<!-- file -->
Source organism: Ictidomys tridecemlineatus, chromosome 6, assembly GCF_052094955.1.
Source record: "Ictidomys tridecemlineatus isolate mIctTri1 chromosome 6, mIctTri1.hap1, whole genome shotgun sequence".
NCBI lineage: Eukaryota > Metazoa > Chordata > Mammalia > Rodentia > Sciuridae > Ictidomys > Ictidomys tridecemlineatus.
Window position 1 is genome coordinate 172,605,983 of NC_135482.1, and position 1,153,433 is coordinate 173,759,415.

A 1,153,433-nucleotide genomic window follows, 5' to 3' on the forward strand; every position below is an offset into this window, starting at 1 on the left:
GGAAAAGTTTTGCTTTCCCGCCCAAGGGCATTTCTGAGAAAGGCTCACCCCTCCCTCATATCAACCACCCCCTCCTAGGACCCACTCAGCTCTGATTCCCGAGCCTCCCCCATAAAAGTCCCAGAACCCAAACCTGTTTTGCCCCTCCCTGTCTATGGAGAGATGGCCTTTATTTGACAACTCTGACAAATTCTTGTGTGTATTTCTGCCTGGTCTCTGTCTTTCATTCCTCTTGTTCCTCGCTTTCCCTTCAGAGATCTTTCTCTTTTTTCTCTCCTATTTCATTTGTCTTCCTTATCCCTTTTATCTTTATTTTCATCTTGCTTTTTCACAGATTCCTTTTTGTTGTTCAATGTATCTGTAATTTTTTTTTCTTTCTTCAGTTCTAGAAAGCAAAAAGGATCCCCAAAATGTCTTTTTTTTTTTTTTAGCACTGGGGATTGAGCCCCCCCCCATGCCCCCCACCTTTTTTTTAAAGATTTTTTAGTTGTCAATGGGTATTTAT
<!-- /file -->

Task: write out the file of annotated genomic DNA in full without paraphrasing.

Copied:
Source organism: Ictidomys tridecemlineatus, chromosome 6, assembly GCF_052094955.1.
Source record: "Ictidomys tridecemlineatus isolate mIctTri1 chromosome 6, mIctTri1.hap1, whole genome shotgun sequence".
NCBI lineage: Eukaryota > Metazoa > Chordata > Mammalia > Rodentia > Sciuridae > Ictidomys > Ictidomys tridecemlineatus.
Window position 1 is genome coordinate 172,605,983 of NC_135482.1, and position 1,153,433 is coordinate 173,759,415.

A 1,153,433-nucleotide genomic window follows, 5' to 3' on the forward strand; every position below is an offset into this window, starting at 1 on the left:
GGAAAAGTTTTGCTTTCCCGCCCAAGGGCATTTCTGAGAAAGGCTCACCCCTCCCTCATATCAACCACCCCCTCCTAGGACCCACTCAGCTCTGATTCCCGAGCCTCCCCCATAAAAGTCCCAGAACCCAAACCTGTTTTGCCCCTCCCTGTCTATGGAGAGATGGCCTTTATTTGACAACTCTGACAAATTCTTGTGTGTATTTCTGCCTGGTCTCTGTCTTTCATTCCTCTTGTTCCTCGCTTTCCCTTCAGAGATCTTTCTCTTTTTTCTCTCCTATTTCATTTGTCTTCCTTATCCCTTTTATCTTTATTTTCATCTTGCTTTTTCACAGATTCCTTTTTGTTGTTCAATGTATCTGTAATTTTTTTTTCTTTCTTCAGTTCTAGAAAGCAAAAAGGATCCCCAAAATGTCTTTTTTTTTTTTTTAGCACTGGGGATTGAGCCCCCCCCCATGCCCCCCACCTTTTTTTTAAAGATTTTTTAGTTGTCAATGGGTATTTAT